[This low-photo entry brought to you by Error 3145 and Apple’s garbage software quality. Photos will probably randomly start working again tomorrow or next week. — ed.]
Lake Almanor is one of the numerous large lakes in this part of California. Though it has an earthen dam at its southern end, it seems larger than can be explained by this modest barrier, so I suspect it was once a smaller, natural version of its current self. Fittingly for California, I first became aware of Almanor thanks to a natural disaster, the Dixie Fire, which torched almost a million acres to its south and west to become one of the two largest fires in the state’s history. (The other, the August Complex, occurred the year before.) I had noted its cycling potential, but planned to skip it in favor of more interesting plans.
However nature had other ideas. We woke in the Lassen parking lot to lowering clouds, so after breakfast we waited around to see whether things would improve. They did not, and a mild but steady drizzle began. I have skied in the rain once before and, it being a Saturday, a handful of hardy (in the Dave Barry sense) others were heading for Brokeoff and Lassen despite the weather, but David and I both had bikes, cars, and common sense, so after hanging out in the car for awhile, we drove down to Almanor to ride around the lake.
Parking at the intersection of Highways 36 and 89, we immediately left the current roads to follow old 89, a pleasant mix of dirt and decaying pavement paralleling the current road. Soon after it faded under the new 89, we found another dirt forest road paralleling the pavement, which we followed to the paved access road to Butt Valley Reservoir (what’s with these names?). This road climbed gradually through unburnt woods, then made a steep, winding descent to the lake.
The road soon turned to dirt, and we were grateful that it was freshly-graded and we were there in the spring. This part of the state is largely volcanic, so the soil turns to a deep powder that completely coats every surface of anything that passes. We wound around Butt Lake, then wound around to the next valley, riding through rolling terrain as we entered the Dixie Fire zone. This was one of the largest fires in California history, and almost a year later, the devastation was running its course but slowly. Other than a few ferns, the forest seemed free of flora and fauna alike. The burned trees had not begun falling, and there had not been any large mudslides, but it is only a matter of time before both happen.
Even in its current state it was magnificent riding, with deep valleys opening up to views of distant snow-covered peaks to the west. With one final 600-foot descent, we reached our lowpoint at Seneca, a tiny former enclave of vacation homes and/or secessionists. Nothing was left now save stone chimneys, twisted metal propane tanks, and a dog barking incessantly somewhere off in the woods. We crossed the bridge, then climbed a steady 1400 feet back to Lake Almanor at its southern end, reaching pavement a short distance before the highway, which we crossed to continue along the quiet east-side road.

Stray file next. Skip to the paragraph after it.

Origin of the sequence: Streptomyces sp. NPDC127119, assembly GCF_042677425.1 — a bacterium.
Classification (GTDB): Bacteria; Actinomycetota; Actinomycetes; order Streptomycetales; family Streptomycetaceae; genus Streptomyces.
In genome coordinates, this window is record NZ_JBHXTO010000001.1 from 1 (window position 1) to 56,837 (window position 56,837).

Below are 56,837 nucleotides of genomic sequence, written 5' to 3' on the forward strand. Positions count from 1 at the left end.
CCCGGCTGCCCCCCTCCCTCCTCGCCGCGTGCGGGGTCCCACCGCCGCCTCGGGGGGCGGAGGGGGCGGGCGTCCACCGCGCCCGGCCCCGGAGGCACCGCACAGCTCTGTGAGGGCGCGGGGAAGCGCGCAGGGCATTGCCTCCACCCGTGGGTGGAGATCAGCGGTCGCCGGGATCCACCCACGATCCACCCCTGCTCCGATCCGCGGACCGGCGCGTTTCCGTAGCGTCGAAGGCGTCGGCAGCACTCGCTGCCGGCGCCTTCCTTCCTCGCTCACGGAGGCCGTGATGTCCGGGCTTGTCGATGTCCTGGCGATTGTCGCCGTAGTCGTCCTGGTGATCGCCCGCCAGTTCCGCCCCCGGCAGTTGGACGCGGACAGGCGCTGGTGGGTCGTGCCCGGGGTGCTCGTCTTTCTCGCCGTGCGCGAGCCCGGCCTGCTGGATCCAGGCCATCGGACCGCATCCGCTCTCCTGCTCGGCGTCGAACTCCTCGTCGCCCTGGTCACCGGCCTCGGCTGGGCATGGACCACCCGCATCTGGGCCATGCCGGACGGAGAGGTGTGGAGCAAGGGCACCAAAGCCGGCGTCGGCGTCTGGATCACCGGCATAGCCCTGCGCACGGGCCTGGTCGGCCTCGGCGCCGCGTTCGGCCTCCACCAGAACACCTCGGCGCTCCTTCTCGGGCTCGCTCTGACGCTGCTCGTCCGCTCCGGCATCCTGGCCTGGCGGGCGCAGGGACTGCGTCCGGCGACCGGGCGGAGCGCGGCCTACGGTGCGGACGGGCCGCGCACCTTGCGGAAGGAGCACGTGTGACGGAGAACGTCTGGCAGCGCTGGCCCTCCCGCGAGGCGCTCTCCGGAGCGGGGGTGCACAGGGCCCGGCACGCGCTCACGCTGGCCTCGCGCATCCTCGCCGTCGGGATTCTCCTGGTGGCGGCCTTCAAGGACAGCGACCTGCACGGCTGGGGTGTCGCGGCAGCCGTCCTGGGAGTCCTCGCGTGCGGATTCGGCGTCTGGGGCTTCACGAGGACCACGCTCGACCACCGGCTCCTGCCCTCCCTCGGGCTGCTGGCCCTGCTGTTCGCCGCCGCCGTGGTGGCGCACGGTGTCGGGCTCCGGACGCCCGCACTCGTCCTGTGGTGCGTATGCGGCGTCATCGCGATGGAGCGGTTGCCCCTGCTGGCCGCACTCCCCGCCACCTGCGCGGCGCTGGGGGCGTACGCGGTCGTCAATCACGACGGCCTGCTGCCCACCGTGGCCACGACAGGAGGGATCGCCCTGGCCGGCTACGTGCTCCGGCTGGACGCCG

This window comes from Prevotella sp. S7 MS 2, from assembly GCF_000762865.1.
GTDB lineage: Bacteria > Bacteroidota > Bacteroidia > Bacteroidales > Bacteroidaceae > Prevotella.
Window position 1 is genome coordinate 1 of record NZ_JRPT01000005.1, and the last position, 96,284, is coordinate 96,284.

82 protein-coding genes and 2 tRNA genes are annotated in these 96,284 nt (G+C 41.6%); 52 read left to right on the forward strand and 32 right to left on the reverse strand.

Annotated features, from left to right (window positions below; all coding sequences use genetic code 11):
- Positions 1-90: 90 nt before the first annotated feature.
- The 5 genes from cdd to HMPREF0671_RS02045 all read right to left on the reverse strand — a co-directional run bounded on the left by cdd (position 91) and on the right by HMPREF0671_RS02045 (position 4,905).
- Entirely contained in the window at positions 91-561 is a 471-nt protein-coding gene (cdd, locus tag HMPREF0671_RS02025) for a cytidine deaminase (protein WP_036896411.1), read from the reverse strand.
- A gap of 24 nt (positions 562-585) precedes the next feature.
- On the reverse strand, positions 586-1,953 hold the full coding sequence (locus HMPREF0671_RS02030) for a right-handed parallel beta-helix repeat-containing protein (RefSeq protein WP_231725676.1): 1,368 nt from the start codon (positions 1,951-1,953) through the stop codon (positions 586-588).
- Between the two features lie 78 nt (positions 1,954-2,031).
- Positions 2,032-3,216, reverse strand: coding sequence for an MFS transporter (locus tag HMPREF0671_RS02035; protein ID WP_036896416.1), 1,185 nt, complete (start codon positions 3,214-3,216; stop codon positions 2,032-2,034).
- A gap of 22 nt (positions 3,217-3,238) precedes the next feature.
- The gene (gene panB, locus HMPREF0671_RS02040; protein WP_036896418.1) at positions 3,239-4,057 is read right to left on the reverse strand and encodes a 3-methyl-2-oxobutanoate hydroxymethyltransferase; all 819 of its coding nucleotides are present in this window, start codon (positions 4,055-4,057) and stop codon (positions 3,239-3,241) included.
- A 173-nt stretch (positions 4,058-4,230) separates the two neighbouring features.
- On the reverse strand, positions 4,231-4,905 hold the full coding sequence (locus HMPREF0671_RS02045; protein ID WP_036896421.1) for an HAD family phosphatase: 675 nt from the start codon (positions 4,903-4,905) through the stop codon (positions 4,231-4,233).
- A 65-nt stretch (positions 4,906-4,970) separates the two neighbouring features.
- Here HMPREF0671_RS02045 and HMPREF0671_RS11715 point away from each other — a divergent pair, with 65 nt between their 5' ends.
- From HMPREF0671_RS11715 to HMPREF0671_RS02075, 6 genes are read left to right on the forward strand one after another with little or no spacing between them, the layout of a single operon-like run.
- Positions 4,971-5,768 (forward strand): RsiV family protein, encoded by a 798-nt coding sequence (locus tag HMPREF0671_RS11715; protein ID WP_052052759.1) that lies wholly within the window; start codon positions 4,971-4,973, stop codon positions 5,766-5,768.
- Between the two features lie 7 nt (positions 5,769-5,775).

Stopping at a gas station so David could refuel on junk food, I got a chance to observe the locals for a bit. Lake Almanor may have been a prime vacation spot in the 1950s, and a logging hub in the 1850s, but its glory seems at an ebb, and it is the off-season anyways. A couple guys stopped by for soda and barbecue and said “hi” in a friendly way, and another two pulled up in an old lifted pickup, depositing a full six-pack of empty Smirnoff Ice bottles in the trash. The place felt back-woods, but not uncomfortable.
We continued to follow the lake shore counterclockwise, turning onto a lesser paved road, passing a ridiculous rich-person enclave with a Tudor-style stone guardhouse, then turned off on an abandoned railroad grade to follow the shore more closely back to the causeway east of Chester. This section was quiet, but the surface was unpleasant sharp gravel left over from the track bed. Thanks to Strava, David found another detour near town, taking us around the south side and ending in a mix of burnt woods, stagnant water, and ATV trails. With a final zig-zag to find a bridge crossing an input to Lake Almanor, we returned to the cars for a pleasant, leisurely 45-mile ride.
Lassen’s summit remained hidden in clouds, but David took off to tag Brokeoff, a county highpoint, while I went into town to resupply. The Forest Service office had an unguarded garden hose, where I was able to refill my water and wash my bike. An armed and armored ranger stopped by, but he did not object to my minor misuse of government property. I reached the library as it closed, but the librarian told me I was welcome to use the WiFi (unlike in Susanville, where it was closed because Someone did Something Bad). The old building even had some cool folding desks on its porch, where I sat to catch up with the world before returning to Lassen to give the main peak another shot.